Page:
Pedro "absolutely" coming back, but is he worth the risk?

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Ken Rosenthal talked to Pedro Martinez’s agent who says that Pedro is “absolutely” coming back, that he feels “rejuvenated” and that this time he wants to pitch all season, not just be a mid-season rental.

This is great in the sense that Pedro Martinez is awesome and is great to have around baseball for all kinds of intangible and historical reasons.

This is not so great in the sense that Pedro’s best starts in the post season came on 16 and 12 days rest, and that he got beat up and looked to have absolutely nothing in the tank for Game Six of the World Series, which he pitched on five days rest.  Also, it’s worth noting that his two best starts of the regular season came against the punchless Mets and Giants, none of his nine regular season starts came against a playoff team, and seven of his nine starts came against teams that were at or below league average for offense in the NL.

None of which is to say that taking a chance on Martinez is a bad move.  But if you do take a chance, you’d be well-advised not to stake your season on a healthy and productive Pedro.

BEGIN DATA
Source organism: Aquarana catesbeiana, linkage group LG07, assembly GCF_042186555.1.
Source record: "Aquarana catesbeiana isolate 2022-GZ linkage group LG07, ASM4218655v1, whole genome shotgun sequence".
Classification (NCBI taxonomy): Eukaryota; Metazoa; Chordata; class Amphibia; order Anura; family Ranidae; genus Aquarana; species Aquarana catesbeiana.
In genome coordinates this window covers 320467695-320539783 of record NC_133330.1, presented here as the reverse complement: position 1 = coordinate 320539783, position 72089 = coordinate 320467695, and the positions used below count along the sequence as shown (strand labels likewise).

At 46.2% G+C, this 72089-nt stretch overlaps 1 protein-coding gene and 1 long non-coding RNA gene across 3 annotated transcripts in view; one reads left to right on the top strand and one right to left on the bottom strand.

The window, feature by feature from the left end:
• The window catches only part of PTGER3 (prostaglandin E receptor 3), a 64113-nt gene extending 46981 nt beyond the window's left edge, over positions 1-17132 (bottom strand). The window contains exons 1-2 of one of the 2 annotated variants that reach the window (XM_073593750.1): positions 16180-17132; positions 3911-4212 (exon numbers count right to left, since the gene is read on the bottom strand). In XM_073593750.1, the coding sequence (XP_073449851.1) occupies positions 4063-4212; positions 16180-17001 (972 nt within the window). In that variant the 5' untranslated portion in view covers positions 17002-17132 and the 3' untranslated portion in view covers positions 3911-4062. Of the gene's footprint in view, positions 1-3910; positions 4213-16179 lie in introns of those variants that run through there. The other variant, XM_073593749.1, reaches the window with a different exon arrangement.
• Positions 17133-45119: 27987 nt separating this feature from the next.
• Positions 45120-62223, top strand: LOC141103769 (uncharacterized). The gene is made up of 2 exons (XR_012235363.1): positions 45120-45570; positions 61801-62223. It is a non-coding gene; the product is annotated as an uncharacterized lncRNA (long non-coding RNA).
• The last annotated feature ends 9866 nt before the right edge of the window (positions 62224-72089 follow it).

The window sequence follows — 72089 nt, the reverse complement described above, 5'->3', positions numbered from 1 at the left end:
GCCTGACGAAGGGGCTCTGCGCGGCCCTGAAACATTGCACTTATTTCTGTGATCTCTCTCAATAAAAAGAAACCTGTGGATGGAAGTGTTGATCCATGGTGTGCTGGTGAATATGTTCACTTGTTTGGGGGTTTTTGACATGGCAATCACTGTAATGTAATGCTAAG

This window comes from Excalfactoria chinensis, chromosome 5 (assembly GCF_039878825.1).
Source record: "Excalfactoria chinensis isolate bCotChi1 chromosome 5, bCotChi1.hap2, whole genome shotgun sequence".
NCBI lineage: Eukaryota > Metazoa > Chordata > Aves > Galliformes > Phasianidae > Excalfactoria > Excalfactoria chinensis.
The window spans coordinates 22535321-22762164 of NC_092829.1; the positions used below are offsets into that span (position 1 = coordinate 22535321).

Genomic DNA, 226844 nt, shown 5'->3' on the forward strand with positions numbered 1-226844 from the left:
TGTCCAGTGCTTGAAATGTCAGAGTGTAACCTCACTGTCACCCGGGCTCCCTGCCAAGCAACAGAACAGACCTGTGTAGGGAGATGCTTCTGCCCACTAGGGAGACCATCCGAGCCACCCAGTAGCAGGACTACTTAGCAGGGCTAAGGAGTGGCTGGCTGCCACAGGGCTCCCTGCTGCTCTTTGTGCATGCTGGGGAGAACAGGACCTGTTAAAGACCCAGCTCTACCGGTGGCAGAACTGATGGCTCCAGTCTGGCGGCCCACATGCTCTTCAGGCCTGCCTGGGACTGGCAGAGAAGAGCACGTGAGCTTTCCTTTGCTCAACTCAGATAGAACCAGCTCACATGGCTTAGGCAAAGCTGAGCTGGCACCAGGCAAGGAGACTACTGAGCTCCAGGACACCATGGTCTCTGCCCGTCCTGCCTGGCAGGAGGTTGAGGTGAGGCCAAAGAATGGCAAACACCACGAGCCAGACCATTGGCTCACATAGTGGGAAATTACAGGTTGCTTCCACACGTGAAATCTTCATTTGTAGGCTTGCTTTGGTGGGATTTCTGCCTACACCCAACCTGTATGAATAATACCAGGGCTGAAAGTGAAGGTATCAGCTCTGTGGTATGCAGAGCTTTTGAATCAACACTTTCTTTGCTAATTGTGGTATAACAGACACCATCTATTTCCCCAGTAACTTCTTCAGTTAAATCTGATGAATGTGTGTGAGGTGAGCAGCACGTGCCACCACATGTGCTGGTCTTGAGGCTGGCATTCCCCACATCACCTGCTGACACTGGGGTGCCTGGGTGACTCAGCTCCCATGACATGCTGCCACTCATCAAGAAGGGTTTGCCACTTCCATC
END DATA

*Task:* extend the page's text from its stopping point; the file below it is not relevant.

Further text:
Adrian Beltre puts his helmet on backwards to face a switch pitcher

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“A” switch pitcher is probably not the most accurate way to put that. It’s more like “The” switch pitcher, as Pat Venditte of the Mariners is the only one extant.

Last night the right-handed hitting Adrian Beltre had to face Venditte, who obviously chose to pitch righty to the Rangers third baseman. Before coming up to the plate, Beltre jokingly donned his helmet backwards and pretended that he’d hit left-handed:

 

He needn’t have bothered. Beltre doubled to left field off of Venditte, showing that at some point, platoon splits really don’t matter.

MLB, MLBPA donate $250,000 for Louisiana flood relief

BATON ROUGE, LA - AUGUST 15:  Richard Schafer navigates a boat past a flooded home on August 15, 2016 in Baton Rouge, Louisiana. Record-breaking rains pelted Louisiana over the weekend leaving the city with historic levels of flooding that have caused at least seven deaths and damaged thousands of homes.  (Photo by Joe Raedle/Getty Images)
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Major League Baseball and the Major League Baseball Players Association announced this morning that they are contributing $250,000 to assist victims of the devastating floods that recently hit Louisiana.

The $250,000 contribution is being divided among three charitable organizations: The American Red Cross will receive a $125,000 contribution and two charities connected to Major League Players – the Baton Rouge Area Foundation and High Socks for Hope – will each receive a $62,500 contribution.

According to the joint press release, several players with connections to the area, including Reid Brignac, Will Harris, Wade LeBlanc, Mikie Mahtook, Anthony Ranaudo and Ryan Schimpf were consulted in determining which organizations would receive funding support.

Nice move, union and league.